2 Overview to Equipment Identification

This chapter contains the following topics:

2.1 Objectives

  • To create equipment master information

  • To create supplemental equipment information

  • To locate equipment information

  • To access other programs from an equipment identification program

  • To review parent and component relationships and history online

2.2 About Equipment Identification

You must identify every piece of your equipment in the system before you can use Equipment/Plant Maintenance. After you create the necessary equipment identification information, you can:

  • Account for equipment in quantities

  • Search for equipment status, location, and activity online

  • Track historical, current, and planned physical locations for a piece of equipment

  • Keep detailed maintenance and project logs

  • View assembly components individually or in groups

Identifying equipment consists of the following tasks:

  • Creating an equipment master

  • Entering additional detailed information

  • Searching for equipment information

  • Working with message logs

  • Reviewing parent and component information

2.2.1 How Does the System Use Equipment Identification?

Equipment identification is the foundation of several JD Edwards World systems, in addition to Equipment/Plant Maintenance. When you identify equipment, consider the following issues:

  • Type of information required

  • Category codes and equipment identification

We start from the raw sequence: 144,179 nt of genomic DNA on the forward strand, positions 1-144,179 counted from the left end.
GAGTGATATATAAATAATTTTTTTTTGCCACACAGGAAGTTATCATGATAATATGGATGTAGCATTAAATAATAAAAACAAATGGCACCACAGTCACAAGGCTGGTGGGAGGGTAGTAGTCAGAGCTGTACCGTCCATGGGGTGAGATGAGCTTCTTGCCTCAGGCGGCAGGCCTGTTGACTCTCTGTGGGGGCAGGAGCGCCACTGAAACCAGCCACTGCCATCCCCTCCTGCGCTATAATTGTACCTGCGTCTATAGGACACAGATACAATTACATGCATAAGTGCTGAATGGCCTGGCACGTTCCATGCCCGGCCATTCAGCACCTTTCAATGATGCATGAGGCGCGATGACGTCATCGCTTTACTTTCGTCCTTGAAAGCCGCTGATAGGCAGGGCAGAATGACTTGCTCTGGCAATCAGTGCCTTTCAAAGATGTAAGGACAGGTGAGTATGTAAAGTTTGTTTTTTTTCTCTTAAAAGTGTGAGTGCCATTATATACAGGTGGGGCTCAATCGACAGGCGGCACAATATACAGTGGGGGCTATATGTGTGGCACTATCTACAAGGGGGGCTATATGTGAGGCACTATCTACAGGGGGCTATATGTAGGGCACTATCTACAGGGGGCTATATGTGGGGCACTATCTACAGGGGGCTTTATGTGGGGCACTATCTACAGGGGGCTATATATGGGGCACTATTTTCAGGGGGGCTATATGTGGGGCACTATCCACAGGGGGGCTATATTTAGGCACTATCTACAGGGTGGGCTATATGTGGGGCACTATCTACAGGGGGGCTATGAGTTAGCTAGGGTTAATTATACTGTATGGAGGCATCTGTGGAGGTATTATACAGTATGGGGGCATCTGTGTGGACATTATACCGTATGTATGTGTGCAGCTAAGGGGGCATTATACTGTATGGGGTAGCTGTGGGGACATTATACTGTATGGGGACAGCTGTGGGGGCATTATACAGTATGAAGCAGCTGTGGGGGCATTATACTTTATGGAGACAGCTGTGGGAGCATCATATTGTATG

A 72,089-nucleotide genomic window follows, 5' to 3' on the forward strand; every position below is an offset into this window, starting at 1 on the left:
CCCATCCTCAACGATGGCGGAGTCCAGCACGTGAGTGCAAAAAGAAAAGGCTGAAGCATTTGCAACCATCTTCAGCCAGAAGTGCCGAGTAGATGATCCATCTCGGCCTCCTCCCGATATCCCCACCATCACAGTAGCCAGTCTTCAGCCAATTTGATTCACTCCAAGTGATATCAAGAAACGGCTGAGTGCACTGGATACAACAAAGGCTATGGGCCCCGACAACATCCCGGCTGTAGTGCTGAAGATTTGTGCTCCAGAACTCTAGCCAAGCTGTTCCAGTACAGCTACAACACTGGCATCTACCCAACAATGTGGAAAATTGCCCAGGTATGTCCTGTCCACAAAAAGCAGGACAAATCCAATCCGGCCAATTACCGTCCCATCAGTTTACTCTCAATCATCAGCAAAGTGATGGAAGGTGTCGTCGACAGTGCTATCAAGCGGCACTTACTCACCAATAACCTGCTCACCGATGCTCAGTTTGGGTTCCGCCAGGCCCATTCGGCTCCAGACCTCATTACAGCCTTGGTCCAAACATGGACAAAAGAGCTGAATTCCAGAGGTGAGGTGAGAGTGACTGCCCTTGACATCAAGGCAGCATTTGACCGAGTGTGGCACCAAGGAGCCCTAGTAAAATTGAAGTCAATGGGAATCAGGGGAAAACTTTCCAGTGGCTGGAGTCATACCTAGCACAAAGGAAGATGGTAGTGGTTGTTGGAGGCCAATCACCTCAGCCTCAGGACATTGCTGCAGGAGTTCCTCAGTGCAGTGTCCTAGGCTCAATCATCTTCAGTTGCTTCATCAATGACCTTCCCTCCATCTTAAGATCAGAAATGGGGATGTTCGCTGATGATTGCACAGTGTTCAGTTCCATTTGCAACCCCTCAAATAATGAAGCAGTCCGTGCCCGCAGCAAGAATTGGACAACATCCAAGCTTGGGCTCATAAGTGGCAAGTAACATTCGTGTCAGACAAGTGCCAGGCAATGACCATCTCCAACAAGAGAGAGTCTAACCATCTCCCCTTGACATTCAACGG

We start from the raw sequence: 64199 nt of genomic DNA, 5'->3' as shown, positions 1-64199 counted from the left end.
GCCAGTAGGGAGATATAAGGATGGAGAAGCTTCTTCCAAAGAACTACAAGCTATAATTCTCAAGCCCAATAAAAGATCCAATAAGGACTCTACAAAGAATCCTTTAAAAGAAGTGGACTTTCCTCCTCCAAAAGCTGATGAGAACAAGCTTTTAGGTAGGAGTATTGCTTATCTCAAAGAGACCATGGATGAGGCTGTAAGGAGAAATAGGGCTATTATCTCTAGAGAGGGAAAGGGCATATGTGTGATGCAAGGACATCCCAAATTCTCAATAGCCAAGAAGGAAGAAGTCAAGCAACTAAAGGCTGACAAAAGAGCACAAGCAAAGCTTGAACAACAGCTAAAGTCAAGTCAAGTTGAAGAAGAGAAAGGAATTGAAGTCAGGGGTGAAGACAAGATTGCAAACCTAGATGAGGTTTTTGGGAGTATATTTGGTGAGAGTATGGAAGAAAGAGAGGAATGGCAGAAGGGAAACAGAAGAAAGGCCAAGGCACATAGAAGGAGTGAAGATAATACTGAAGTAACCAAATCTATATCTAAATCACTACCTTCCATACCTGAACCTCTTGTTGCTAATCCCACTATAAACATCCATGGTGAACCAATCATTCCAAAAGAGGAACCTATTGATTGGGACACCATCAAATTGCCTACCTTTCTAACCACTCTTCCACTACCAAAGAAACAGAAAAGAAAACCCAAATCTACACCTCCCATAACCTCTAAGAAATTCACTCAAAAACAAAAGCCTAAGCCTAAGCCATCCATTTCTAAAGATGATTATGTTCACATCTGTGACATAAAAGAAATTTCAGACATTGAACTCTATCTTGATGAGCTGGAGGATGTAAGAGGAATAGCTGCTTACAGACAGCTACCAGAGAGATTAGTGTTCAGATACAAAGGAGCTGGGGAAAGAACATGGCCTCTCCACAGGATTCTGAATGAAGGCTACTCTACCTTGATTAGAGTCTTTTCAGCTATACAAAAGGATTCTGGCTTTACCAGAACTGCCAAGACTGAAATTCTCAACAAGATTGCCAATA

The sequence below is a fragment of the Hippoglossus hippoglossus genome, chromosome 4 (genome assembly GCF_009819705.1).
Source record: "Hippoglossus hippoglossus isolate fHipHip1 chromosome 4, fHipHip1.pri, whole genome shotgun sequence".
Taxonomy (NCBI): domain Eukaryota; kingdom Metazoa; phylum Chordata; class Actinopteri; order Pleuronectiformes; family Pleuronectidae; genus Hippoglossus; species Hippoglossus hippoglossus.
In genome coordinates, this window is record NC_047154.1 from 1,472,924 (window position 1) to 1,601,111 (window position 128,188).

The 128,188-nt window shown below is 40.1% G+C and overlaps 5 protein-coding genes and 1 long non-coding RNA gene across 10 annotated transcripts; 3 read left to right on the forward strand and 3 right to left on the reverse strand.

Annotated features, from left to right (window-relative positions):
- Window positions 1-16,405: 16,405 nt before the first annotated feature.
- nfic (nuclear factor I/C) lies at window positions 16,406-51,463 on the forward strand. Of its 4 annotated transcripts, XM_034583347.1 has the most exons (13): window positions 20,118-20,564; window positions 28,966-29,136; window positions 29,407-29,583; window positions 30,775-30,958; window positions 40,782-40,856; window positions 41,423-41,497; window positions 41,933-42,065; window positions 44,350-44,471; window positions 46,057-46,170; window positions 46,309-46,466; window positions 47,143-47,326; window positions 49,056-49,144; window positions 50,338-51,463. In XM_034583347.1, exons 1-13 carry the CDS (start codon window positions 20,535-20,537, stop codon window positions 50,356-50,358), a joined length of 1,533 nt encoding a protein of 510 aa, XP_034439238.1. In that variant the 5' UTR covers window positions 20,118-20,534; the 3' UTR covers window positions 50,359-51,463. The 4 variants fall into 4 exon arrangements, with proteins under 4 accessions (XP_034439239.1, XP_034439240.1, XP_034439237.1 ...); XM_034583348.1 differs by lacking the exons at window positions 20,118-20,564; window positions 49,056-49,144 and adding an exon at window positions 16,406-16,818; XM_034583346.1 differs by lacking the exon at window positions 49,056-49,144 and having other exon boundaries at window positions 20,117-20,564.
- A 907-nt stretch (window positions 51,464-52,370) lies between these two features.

• Equipment identification numbers

  • Parent and component relationships

2.2.2 Types of Equipment Identification Information

Equipment identification consists of four types of information:

  • Equipment master

  • Supplemental data

  • Specification data

  • Message logs

You must create an equipment master for every piece of equipment to use the system's management features, such as scheduling equipment for preventive maintenance and tracking maintenance costs. You can also include supplemental data and message logs to further define equipment in the system.

Equipment Master

The equipment master is a repository of the standard information related to a specific piece of equipment. You must create an equipment master for every piece of equipment to manage equipment inventory, costs, warranties, billing, preventive maintenance, and so on.

In Equipment/Plant Maintenance, you use the equipment master to:

  • Set up equipment for maintenance processing

  • Set up parent/component relationships and track components as both equipment and inventory

  • Link parts inventory to specific equipment

For example, you can set up preventive maintenance (PM) schedules for a large ventilation fan. You can identify a motor from inventory as one of the components of a fan. You can set up PMs for the motor as well, and attach parts lists to both the motor and the fan.

Supplemental Data

You can use supplemental data to record information that is important to your organization but is not included on the equipment master. Supplemental data is entirely user defined. You can use columnar and text formats to enter supplemental data. You can also establish security for supplemental data by user identification.

Specification Data

You can use specification data to record and track static information not included on the equipment master. For example, you might record nameplate data.

Message Logs